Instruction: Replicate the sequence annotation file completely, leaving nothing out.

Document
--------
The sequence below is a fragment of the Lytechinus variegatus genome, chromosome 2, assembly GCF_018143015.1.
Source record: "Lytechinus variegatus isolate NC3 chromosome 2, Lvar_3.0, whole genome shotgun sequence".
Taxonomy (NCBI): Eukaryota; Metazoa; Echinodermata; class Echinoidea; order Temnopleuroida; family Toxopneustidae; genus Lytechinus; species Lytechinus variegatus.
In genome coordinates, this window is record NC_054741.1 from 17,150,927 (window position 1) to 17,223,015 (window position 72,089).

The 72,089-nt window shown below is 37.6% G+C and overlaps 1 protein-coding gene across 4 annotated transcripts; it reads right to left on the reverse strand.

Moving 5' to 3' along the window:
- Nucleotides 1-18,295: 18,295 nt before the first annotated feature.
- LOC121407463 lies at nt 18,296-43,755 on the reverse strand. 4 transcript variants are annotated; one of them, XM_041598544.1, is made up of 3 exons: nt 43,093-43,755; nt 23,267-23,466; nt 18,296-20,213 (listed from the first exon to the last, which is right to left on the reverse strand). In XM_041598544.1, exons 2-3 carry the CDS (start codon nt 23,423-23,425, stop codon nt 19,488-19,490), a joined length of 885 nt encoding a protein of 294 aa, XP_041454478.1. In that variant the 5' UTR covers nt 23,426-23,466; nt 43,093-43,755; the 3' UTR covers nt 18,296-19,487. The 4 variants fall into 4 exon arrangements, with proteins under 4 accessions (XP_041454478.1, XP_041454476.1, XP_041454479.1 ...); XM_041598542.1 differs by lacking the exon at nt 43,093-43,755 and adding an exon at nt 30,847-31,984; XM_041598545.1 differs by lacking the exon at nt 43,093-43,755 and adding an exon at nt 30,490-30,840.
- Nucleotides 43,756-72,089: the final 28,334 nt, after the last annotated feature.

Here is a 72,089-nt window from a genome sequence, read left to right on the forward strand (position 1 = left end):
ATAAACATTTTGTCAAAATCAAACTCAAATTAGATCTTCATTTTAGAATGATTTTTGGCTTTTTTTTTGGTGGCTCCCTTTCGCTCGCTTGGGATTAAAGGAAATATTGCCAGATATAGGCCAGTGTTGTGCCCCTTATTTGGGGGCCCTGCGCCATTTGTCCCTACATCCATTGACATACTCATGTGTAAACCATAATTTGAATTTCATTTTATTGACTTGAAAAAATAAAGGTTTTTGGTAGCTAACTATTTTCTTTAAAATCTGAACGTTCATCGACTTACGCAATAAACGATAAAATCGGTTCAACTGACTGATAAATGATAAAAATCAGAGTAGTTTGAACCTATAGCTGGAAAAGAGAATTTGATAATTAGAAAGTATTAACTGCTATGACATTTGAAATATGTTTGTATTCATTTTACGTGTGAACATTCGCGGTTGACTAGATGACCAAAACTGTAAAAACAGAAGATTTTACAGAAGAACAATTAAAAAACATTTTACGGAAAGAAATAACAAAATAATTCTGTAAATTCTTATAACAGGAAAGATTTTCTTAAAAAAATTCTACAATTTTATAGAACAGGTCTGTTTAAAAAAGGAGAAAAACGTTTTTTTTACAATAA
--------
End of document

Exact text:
The sequence below is a fragment of the Lytechinus variegatus genome, chromosome 2, assembly GCF_018143015.1.
Source record: "Lytechinus variegatus isolate NC3 chromosome 2, Lvar_3.0, whole genome shotgun sequence".
Taxonomy (NCBI): Eukaryota; Metazoa; Echinodermata; class Echinoidea; order Temnopleuroida; family Toxopneustidae; genus Lytechinus; species Lytechinus variegatus.
In genome coordinates, this window is record NC_054741.1 from 17,150,927 (window position 1) to 17,223,015 (window position 72,089).

The 72,089-nt window shown below is 37.6% G+C and overlaps 1 protein-coding gene across 4 annotated transcripts; it reads right to left on the reverse strand.

Moving 5' to 3' along the window:
- Nucleotides 1-18,295: 18,295 nt before the first annotated feature.
- LOC121407463 lies at nt 18,296-43,755 on the reverse strand. 4 transcript variants are annotated; one of them, XM_041598544.1, is made up of 3 exons: nt 43,093-43,755; nt 23,267-23,466; nt 18,296-20,213 (listed from the first exon to the last, which is right to left on the reverse strand). In XM_041598544.1, exons 2-3 carry the CDS (start codon nt 23,423-23,425, stop codon nt 19,488-19,490), a joined length of 885 nt encoding a protein of 294 aa, XP_041454478.1. In that variant the 5' UTR covers nt 23,426-23,466; nt 43,093-43,755; the 3' UTR covers nt 18,296-19,487. The 4 variants fall into 4 exon arrangements, with proteins under 4 accessions (XP_041454478.1, XP_041454476.1, XP_041454479.1 ...); XM_041598542.1 differs by lacking the exon at nt 43,093-43,755 and adding an exon at nt 30,847-31,984; XM_041598545.1 differs by lacking the exon at nt 43,093-43,755 and adding an exon at nt 30,490-30,840.
- Nucleotides 43,756-72,089: the final 28,334 nt, after the last annotated feature.

Here is a 72,089-nt window from a genome sequence, read left to right on the forward strand (position 1 = left end):
ATAAACATTTTGTCAAAATCAAACTCAAATTAGATCTTCATTTTAGAATGATTTTTGGCTTTTTTTTTGGTGGCTCCCTTTCGCTCGCTTGGGATTAAAGGAAATATTGCCAGATATAGGCCAGTGTTGTGCCCCTTATTTGGGGGCCCTGCGCCATTTGTCCCTACATCCATTGACATACTCATGTGTAAACCATAATTTGAATTTCATTTTATTGACTTGAAAAAATAAAGGTTTTTGGTAGCTAACTATTTTCTTTAAAATCTGAACGTTCATCGACTTACGCAATAAACGATAAAATCGGTTCAACTGACTGATAAATGATAAAAATCAGAGTAGTTTGAACCTATAGCTGGAAAAGAGAATTTGATAATTAGAAAGTATTAACTGCTATGACATTTGAAATATGTTTGTATTCATTTTACGTGTGAACATTCGCGGTTGACTAGATGACCAAAACTGTAAAAACAGAAGATTTTACAGAAGAACAATTAAAAAACATTTTACGGAAAGAAATAACAAAATAATTCTGTAAATTCTTATAACAGGAAAGATTTTCTTAAAAAAATTCTACAATTTTATAGAACAGGTCTGTTTAAAAAAGGAGAAAAACGTTTTTTTTACAATAA